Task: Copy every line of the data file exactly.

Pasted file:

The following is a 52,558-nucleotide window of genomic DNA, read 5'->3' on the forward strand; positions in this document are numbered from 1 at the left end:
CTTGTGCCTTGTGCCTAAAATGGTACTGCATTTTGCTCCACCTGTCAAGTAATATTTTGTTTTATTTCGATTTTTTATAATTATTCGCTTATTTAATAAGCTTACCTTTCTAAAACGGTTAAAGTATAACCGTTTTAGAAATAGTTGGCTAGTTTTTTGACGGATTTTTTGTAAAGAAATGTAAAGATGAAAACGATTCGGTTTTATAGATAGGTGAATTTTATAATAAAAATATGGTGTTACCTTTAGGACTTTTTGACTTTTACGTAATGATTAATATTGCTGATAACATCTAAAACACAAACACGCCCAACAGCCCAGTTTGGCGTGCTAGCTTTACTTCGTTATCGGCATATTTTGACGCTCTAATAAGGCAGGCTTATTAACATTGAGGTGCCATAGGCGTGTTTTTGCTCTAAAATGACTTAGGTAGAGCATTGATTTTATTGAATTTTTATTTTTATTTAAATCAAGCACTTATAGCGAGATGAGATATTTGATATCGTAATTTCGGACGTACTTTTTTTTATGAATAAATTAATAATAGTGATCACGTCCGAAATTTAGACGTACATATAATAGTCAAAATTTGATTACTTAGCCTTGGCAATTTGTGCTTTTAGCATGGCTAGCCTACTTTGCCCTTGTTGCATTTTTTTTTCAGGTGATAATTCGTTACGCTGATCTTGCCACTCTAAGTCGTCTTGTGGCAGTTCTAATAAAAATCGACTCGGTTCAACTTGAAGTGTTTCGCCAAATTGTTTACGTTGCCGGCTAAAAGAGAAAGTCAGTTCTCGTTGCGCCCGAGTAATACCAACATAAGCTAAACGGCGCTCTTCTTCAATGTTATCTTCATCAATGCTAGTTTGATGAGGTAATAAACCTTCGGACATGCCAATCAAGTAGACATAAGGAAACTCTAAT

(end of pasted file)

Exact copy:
The following is a 52,558-nucleotide window of genomic DNA, read 5'->3' on the forward strand; positions in this document are numbered from 1 at the left end:
CTTGTGCCTTGTGCCTAAAATGGTACTGCATTTTGCTCCACCTGTCAAGTAATATTTTGTTTTATTTCGATTTTTTATAATTATTCGCTTATTTAATAAGCTTACCTTTCTAAAACGGTTAAAGTATAACCGTTTTAGAAATAGTTGGCTAGTTTTTTGACGGATTTTTTGTAAAGAAATGTAAAGATGAAAACGATTCGGTTTTATAGATAGGTGAATTTTATAATAAAAATATGGTGTTACCTTTAGGACTTTTTGACTTTTACGTAATGATTAATATTGCTGATAACATCTAAAACACAAACACGCCCAACAGCCCAGTTTGGCGTGCTAGCTTTACTTCGTTATCGGCATATTTTGACGCTCTAATAAGGCAGGCTTATTAACATTGAGGTGCCATAGGCGTGTTTTTGCTCTAAAATGACTTAGGTAGAGCATTGATTTTATTGAATTTTTATTTTTATTTAAATCAAGCACTTATAGCGAGATGAGATATTTGATATCGTAATTTCGGACGTACTTTTTTTTATGAATAAATTAATAATAGTGATCACGTCCGAAATTTAGACGTACATATAATAGTCAAAATTTGATTACTTAGCCTTGGCAATTTGTGCTTTTAGCATGGCTAGCCTACTTTGCCCTTGTTGCATTTTTTTTTCAGGTGATAATTCGTTACGCTGATCTTGCCACTCTAAGTCGTCTTGTGGCAGTTCTAATAAAAATCGACTCGGTTCAACTTGAAGTGTTTCGCCAAATTGTTTACGTTGCCGGCTAAAAGAGAAAGTCAGTTCTCGTTGCGCCCGAGTAATACCAACATAAGCTAAACGGCGCTCTTCTTCAATGTTATCTTCATCAATGCTAGTTTGATGAGGTAATAAACCTTCGGACATGCCAATCAAGTAGACATAAGGAAACTCTAAT